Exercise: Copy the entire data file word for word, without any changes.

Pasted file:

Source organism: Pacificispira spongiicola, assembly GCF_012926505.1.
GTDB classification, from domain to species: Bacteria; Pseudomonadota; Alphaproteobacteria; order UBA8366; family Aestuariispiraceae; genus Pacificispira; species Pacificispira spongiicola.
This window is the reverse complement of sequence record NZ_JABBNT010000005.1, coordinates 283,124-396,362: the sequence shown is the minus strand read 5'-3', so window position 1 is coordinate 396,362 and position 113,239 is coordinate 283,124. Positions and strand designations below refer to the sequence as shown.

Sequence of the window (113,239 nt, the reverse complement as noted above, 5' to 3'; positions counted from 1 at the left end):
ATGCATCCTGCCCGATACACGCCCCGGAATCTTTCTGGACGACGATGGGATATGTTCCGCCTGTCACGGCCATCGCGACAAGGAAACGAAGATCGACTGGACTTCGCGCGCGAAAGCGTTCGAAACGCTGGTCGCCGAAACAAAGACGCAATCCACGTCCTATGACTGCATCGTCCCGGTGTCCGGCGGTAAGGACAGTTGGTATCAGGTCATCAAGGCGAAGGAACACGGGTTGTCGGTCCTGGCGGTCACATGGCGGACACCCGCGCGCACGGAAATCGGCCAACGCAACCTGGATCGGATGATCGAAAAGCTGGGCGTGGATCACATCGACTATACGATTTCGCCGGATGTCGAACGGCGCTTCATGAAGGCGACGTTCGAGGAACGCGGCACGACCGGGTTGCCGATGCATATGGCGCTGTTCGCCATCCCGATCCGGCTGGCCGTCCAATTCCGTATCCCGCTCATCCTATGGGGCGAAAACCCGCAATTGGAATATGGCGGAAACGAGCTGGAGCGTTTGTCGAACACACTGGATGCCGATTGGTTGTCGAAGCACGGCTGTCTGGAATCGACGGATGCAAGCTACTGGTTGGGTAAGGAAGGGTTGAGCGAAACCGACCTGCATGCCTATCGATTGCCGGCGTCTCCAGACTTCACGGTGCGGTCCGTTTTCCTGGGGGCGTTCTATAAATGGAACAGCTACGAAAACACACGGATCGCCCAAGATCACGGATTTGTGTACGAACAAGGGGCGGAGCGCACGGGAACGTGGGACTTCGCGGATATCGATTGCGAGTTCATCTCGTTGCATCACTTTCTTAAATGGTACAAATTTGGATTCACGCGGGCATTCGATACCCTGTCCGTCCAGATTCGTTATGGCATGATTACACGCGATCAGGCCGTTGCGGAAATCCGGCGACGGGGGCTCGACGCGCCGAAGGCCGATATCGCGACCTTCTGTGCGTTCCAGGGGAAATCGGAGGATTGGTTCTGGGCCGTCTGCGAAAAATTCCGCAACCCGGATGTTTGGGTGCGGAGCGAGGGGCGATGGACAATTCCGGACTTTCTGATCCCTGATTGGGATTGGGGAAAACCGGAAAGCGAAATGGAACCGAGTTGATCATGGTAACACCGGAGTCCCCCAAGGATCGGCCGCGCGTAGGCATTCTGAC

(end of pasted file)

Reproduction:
Source organism: Pacificispira spongiicola, assembly GCF_012926505.1.
GTDB classification, from domain to species: Bacteria; Pseudomonadota; Alphaproteobacteria; order UBA8366; family Aestuariispiraceae; genus Pacificispira; species Pacificispira spongiicola.
This window is the reverse complement of sequence record NZ_JABBNT010000005.1, coordinates 283,124-396,362: the sequence shown is the minus strand read 5'-3', so window position 1 is coordinate 396,362 and position 113,239 is coordinate 283,124. Positions and strand designations below refer to the sequence as shown.

Sequence of the window (113,239 nt, the reverse complement as noted above, 5' to 3'; positions counted from 1 at the left end):
ATGCATCCTGCCCGATACACGCCCCGGAATCTTTCTGGACGACGATGGGATATGTTCCGCCTGTCACGGCCATCGCGACAAGGAAACGAAGATCGACTGGACTTCGCGCGCGAAAGCGTTCGAAACGCTGGTCGCCGAAACAAAGACGCAATCCACGTCCTATGACTGCATCGTCCCGGTGTCCGGCGGTAAGGACAGTTGGTATCAGGTCATCAAGGCGAAGGAACACGGGTTGTCGGTCCTGGCGGTCACATGGCGGACACCCGCGCGCACGGAAATCGGCCAACGCAACCTGGATCGGATGATCGAAAAGCTGGGCGTGGATCACATCGACTATACGATTTCGCCGGATGTCGAACGGCGCTTCATGAAGGCGACGTTCGAGGAACGCGGCACGACCGGGTTGCCGATGCATATGGCGCTGTTCGCCATCCCGATCCGGCTGGCCGTCCAATTCCGTATCCCGCTCATCCTATGGGGCGAAAACCCGCAATTGGAATATGGCGGAAACGAGCTGGAGCGTTTGTCGAACACACTGGATGCCGATTGGTTGTCGAAGCACGGCTGTCTGGAATCGACGGATGCAAGCTACTGGTTGGGTAAGGAAGGGTTGAGCGAAACCGACCTGCATGCCTATCGATTGCCGGCGTCTCCAGACTTCACGGTGCGGTCCGTTTTCCTGGGGGCGTTCTATAAATGGAACAGCTACGAAAACACACGGATCGCCCAAGATCACGGATTTGTGTACGAACAAGGGGCGGAGCGCACGGGAACGTGGGACTTCGCGGATATCGATTGCGAGTTCATCTCGTTGCATCACTTTCTTAAATGGTACAAATTTGGATTCACGCGGGCATTCGATACCCTGTCCGTCCAGATTCGTTATGGCATGATTACACGCGATCAGGCCGTTGCGGAAATCCGGCGACGGGGGCTCGACGCGCCGAAGGCCGATATCGCGACCTTCTGTGCGTTCCAGGGGAAATCGGAGGATTGGTTCTGGGCCGTCTGCGAAAAATTCCGCAACCCGGATGTTTGGGTGCGGAGCGAGGGGCGATGGACAATTCCGGACTTTCTGATCCCTGATTGGGATTGGGGAAAACCGGAAAGCGAAATGGAACCGAGTTGATCATGGTAACACCGGAGTCCCCCAAGGATCGGCCGCGCGTAGGCATTCTGAC